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Wednesday, July 2, 2008

Sri Aurobindo’s fundamental postulate is that only that which is involved can evolve

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Think it Over
Einstein and Aurobindo: Convergence of thoughts By M.S.N. Menon

Einstein was no conventional theist. John Brooke, Emeritus Professor of Science and Religion at Oxford University, says: “Like many great scientists of the past, he (Einstein) is rather quirky about religion and not always consistent from one period to another.” ...

What then is God to Einstein? The “superior reasoning power”. Aurobindo calls it “super consciousness.” I must confess I am satisfied with this definition. It is the closest that any Western thinker has come to the Hindu idea of Advaita. Here is convergence of East and West. Have I ever felt the need to give this “superior reasoning power” a human shape? No. Never. I am more comfortable with a logical power, not one whimsical or arbitrary. Or, one who can be bought.

Aurobindo did not associate spirituality with the next world. His “kingdom of God” is here on earth. And, above all, the evolution of a new divine race is to take place here on earth. (The Human Cycle)

The central theme of the “Human Cycle” is the progressive divination of the human race. To Aurobindo, the end and beginning of all development is the spirit. Evolution began with the spirit and ends with its unfolding.

“All development is the unfolding of the spirit,” he says. And as it unfolds, the consciousness expands. Man’s future evolution has thus to come from the growth of his consciousness. And “the emergence of a high consciousness has to come from the freedom of consciousness”, he says. “If the spirit,” he warns “is stuck to some fixed mental idea or system of religious cult, then the emergence of a higher consciousness is not possible.”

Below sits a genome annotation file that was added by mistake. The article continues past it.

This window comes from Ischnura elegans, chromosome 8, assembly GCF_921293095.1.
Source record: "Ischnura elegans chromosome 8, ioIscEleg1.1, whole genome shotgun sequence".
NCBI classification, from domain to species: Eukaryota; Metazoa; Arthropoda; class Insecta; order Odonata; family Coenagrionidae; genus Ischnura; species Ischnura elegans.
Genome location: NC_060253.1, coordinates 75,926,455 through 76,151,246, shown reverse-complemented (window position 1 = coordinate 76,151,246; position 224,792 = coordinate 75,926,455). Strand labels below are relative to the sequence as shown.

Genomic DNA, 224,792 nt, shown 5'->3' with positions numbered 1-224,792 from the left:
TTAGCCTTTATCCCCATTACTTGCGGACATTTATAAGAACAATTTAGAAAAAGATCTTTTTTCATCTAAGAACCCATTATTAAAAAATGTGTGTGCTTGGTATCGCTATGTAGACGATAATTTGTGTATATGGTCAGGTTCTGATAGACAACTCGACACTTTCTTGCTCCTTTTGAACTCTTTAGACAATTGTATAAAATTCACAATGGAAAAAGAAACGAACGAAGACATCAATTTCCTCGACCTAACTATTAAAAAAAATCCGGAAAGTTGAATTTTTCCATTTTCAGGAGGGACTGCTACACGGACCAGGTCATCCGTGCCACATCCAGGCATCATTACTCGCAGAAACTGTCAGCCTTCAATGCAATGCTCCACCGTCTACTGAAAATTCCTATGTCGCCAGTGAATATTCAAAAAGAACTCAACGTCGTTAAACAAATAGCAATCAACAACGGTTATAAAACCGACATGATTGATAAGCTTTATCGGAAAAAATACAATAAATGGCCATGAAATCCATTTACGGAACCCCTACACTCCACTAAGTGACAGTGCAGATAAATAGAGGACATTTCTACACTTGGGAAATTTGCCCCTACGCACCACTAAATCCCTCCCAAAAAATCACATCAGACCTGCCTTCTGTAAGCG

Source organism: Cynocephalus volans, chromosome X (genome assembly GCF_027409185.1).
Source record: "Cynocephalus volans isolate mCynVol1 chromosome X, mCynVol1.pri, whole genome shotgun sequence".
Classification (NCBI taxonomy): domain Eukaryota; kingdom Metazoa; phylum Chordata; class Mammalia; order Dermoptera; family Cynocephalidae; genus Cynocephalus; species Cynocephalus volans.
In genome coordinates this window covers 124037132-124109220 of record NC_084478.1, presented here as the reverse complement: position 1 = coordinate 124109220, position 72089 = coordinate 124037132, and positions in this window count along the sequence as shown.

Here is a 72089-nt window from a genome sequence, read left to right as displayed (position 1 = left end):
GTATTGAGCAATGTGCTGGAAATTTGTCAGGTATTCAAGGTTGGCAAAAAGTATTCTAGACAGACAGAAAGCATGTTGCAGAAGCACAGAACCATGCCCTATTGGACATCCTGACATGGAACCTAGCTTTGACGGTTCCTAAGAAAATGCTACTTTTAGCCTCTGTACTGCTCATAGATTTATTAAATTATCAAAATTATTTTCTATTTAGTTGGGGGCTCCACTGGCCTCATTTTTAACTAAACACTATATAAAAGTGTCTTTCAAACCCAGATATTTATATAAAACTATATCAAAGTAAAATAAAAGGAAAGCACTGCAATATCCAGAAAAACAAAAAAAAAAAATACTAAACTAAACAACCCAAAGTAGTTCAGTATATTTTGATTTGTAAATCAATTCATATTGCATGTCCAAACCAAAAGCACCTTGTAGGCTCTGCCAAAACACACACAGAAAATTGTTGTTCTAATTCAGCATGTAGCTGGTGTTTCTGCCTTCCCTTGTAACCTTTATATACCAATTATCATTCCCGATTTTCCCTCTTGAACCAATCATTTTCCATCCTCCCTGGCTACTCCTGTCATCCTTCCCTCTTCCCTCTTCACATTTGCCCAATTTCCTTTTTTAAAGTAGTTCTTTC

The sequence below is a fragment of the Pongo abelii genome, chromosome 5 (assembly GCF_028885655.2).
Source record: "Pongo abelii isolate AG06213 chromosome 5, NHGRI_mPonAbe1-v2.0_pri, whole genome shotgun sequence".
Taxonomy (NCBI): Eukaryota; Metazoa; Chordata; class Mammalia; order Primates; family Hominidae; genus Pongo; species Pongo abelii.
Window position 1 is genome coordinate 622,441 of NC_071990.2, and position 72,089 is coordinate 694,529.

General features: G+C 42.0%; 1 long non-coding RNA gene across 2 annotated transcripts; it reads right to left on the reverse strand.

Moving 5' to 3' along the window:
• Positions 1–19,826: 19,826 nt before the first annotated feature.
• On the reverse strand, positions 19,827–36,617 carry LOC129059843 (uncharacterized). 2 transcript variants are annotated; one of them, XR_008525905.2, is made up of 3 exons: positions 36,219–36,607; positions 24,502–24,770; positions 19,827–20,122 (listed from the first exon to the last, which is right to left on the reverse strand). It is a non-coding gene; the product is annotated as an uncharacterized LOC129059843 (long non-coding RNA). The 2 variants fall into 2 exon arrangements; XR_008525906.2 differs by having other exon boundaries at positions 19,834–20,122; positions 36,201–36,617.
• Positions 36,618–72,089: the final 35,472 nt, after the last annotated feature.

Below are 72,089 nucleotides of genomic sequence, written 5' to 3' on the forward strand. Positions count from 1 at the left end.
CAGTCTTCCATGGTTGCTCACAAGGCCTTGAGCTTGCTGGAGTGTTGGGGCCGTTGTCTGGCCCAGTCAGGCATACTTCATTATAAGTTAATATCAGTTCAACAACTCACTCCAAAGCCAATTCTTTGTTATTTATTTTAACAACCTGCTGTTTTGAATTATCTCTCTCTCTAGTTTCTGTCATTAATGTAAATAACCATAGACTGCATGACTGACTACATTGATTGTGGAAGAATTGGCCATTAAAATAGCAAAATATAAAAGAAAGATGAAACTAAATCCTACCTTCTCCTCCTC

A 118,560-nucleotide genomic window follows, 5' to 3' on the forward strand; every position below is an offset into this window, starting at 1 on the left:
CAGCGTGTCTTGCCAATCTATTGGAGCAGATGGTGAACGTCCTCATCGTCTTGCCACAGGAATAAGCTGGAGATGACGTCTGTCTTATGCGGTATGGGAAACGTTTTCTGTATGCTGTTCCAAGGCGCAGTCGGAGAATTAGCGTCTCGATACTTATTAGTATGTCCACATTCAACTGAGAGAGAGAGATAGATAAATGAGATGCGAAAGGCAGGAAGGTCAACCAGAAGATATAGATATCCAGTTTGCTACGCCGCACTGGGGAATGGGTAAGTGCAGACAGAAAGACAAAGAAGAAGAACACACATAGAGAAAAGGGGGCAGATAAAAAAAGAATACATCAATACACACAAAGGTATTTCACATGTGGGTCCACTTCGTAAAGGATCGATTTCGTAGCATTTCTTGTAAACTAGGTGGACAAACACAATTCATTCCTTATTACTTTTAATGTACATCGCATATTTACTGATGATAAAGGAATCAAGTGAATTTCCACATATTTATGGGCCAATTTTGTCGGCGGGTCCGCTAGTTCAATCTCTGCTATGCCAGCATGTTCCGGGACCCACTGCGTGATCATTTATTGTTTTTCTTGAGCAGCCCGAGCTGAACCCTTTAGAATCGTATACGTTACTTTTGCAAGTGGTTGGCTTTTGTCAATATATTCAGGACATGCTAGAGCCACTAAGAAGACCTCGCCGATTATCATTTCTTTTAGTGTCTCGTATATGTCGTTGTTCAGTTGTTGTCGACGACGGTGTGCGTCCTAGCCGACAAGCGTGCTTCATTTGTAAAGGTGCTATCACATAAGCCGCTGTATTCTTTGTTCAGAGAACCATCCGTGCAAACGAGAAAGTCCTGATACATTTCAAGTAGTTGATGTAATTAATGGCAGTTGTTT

Which is why all religions based on books—Judaism, Christianity and Islam—are stuck to their books. They cannot go beyond them. It is Aurobindo’s fundamental postulate that only that which is involved can evolve. He says: “If it be true that the Absolute is involved in matter, then that Absolute must ultimately manifest itself through evolution as consciousness.” (The Life Divine).

It is this “consciousness”, this “intelligence”, this “superior reasoning power” that Krishna talks about in the Gita. He says: “At the end of the night of time, Call things return to my nature...” But when the new day of time begins, Krishna says, “I bring them into light.” This process rolls around in the circle of time. Time is cyclic to the Hindu. It is linear to the West. But on this later.

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How will belief evolve next? from ~C4Chaos by ~C4Chaos
Here's a short and insightful post from Deepak Chopra & Family.

"How will belief evolve next? Maybe these believing atheists are showing us the way, along with Einstein, beyond a personal God on to the shores of eternity. Einstein had his sights set on a secular spirituality that, he said, was most closely approximated by Buddhism. He believed that the universe contained a deepest layer of reality that couldn't be rationally comprehended but only witnessed with awe and wonder. He famously said that great discoveries in science need this sense of wonder before the infinite. To me, that implies a shift in consciousness. The rational mind cannot go beyond words and concepts, but consciousness can expand within itself without limits. Whether accidentally or by intent, I hope at least a handful of believing atheists have set out on the journey that begins with the will to believe and ends beyond images, even beyond thought itself." [read more]

Makes sense to me.

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